Speed Secrets: Objective: Learning
By Ross Bentley
May 20, 2014
I admit it. I'm an addict, a junkie. In this case, it's an addiction to learning. While I'm considering forming a Learners Anonymous group, a difference from many groups like this is that there would not be a 12-step program to beat the addiction. Instead, there would be a 12-step program to feed the addiction, for I can see nothing wrong with learning more.
A regret that I have about my racing career is that I learned a number of things too late, which is why I enjoy passing on what I've learned to others, now. Learning to focus on learning was one of those things.
Early in my racing career my focus was simply on winning races, and moving up the ladder to become a professional driver. To do that I needed money, so a big focus was on getting that which I didn't have. I focused a lot of my attention on finding financial support for my racing. In fact, between hunting for sponsors, putting together deals to drive for a team, and focusing on winning, that was about all I had time for.
Through a variety of things that happened, including meeting certain individuals who changed my approach to racing, and reading a few key books, my focus began to change. Learning became an additional focus. More precisely, learning to learn. Fortunately, my natural curiosity drove me to studying how to learn more in less time. I had places to go, things to do, so I needed to learn in a hurry! I figured that if I could learn more, I would get better as a driver. If I got better, the ability to attract funding and opportunities would grow. If that happened, I would win more. If I won more, I would move up the career ladder. So, learning was the key that would lead to winning more.
I began to focus on learning. And when I did, I quickly realized that my driving improved. Was it that I was learning to drive better, or was I just more relaxed because I wasn't overly focused on winning, and that led to performing better? I don't know. I didn't care. What mattered was that it was working. If only I had learned this earlier in my career...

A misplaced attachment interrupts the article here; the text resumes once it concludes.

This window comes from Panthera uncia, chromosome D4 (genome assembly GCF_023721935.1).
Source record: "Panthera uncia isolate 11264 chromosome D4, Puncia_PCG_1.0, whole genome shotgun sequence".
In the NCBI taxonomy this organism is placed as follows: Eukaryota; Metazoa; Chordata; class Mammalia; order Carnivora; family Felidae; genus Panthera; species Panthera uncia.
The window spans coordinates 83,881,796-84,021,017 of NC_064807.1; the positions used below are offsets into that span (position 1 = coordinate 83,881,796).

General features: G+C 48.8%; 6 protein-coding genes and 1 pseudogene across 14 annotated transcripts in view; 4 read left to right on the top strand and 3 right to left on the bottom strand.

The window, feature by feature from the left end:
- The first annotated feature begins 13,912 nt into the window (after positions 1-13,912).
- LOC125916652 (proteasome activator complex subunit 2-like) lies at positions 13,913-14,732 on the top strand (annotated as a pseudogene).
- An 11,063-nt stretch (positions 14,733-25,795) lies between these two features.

As most drivers making a living from racing will tell you, you had better have something on the side - a job, a business - to keep you going when you're not making a living solely from driving, when the inevitable season of doing not enough driving comes along. I did that, and learned that what I had learned from racing applied to business in many ways. Especially my coaching approach and philosophy applied to building teams and businesses. Over time, that led to consulting work with other businesses, and eventually I added business coach to what I do.
In working with start-up companies, an approach I learned worked very well is summed up this way: think, launch, learn, refine. Some businesses spend so much time developing their products and processes - they over-think, they take too long - that they miss the opportunity. And most important, they over-think in isolation. They think about it strictly from their own perspective, not their customer's. All too often, that leads to failure.
Other businesses don't think enough before launching. They jump in with little thought, or none at all, again leading to failure.
(Hey, this sounds like driving: some drivers think and analyze too much, while others don't think enough).
The successful ones spend the right amount of time thinking (researching, analyzing, designing, developing), they launch it, they learn (from their customers, from contributors, from experience), and then they refine it.